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Southwest Airlines unveils two upgrades that passengers have requested for years

Passengers of Southwest Airlines have consistently asked for these upgrades over the years. The first 737 with power ports departs tonight from Dallas to Las Vegas.

DALLAS — Pack your charging cords for your next flight on Southwest Airlines.

Almost a year after announcing it, the Dallas-based carrier is finally unveiling power ports in seatbacks that can charge mobile phones, tablets and laptop computers.

The first 737 fitted with the in-seat power is Imua One, the new Hawaiian-themed livery that Southwest revealed in Long Beach, Calif., last Friday. It begins revenue service tonight flying from Dallas Love Field to Las Vegas.

Each seatback on this aircraft has both a USB-A (the standard size USB) and USB-C (the mini one) connectors allowing passengers to charge their mobile phones and simultaneously power a tablet or laptop.

Laptops require a USB-C to USB-C connector to plug into the seat-back and into the computer.

"The ability to keep your devices charged while you are connected inflight is a request that we've heard consistently in ongoing conversations with our customers," said Tony Roach, Vice President of Customer Experience and Customer Relations in a statement.

Beginning this month, Southwest will start retrofitting its existing fleet to add the power ports to seat backs.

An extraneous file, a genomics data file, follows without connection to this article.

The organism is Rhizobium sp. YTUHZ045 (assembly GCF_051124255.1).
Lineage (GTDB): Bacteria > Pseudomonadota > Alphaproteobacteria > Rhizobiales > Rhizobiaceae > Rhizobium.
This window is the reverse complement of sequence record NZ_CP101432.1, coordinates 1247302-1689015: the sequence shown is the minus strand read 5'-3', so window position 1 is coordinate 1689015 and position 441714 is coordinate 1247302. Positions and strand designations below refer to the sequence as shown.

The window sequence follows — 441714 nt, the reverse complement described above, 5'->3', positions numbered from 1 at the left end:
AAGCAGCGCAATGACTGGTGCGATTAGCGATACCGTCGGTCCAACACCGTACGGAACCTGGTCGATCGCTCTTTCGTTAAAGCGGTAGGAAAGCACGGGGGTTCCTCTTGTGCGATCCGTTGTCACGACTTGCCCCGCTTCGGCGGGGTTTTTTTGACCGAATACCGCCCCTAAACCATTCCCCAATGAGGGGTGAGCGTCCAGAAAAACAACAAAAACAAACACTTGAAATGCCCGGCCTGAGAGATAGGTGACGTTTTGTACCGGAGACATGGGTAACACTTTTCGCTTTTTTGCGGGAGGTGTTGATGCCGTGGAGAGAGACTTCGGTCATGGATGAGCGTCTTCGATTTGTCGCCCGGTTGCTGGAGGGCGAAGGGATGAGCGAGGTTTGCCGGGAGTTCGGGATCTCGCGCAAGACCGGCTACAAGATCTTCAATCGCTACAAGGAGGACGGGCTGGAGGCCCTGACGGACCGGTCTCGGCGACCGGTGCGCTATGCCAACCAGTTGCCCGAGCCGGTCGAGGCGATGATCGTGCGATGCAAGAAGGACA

Then, next month, every new 737 that the airline receives from Boeing will also have the power ports. Southwest is taking delivery of 70 new aircraft in 2023, the airline announced in its first quarter financial statement last Thursday.

Credit: Jason Whitely / WFAA

Southwest said it anticipates having in-seat power across its fleet of MAX 737 aircraft within the next year or so.

The airline is also installing new overhead bins to accommodate more bags in the cabin. The larger bins will prevent uncertainty that passengers in the C-boarding group have had about whether their luggage will fit in the cabin.

Southwest is replacing its slimmer bins with taller ones allowing roller bags to be turned on their side.

Credit: Jason Whitely / WFAA

The larger bins accommodate 60 additional bags on the 737-MAX and 737-800s.

The airline's goal is to reduce the need to “gate check” luggage. A handful of carry-on bags on many flights must be checked at the gate and loaded under the cabin because the overhead bins are full which sometimes delay departures.

Larger overhead bins are also designed to improve efficiency of the entire operation and help flights depart on time.

Other carriers, including Fort Worth-based American Airlines, already have larger overhead bins and they have become an expectation for many flyers.

All new Southwest 737s since February have had new bins.

Credit: Jason Whitely / WFAA

The power ports and overhead bins are part of $2-billion dollars in planned investments that Southwest announced last May.

"You can never stop working to get better, and as our beloved Founder Herb [Kelleher] famously said, ‘If you rest on your laurels, you'll get a thorn in your butt!' We have a long and proud history of offering Legendary Customer Service and warm Hospitality, and we have bold plans and significant investments to modernize and enhance the Southwest Experience," said Bob Jordan, Chief Executive Officer, in a statement last May announcing the upgrades.

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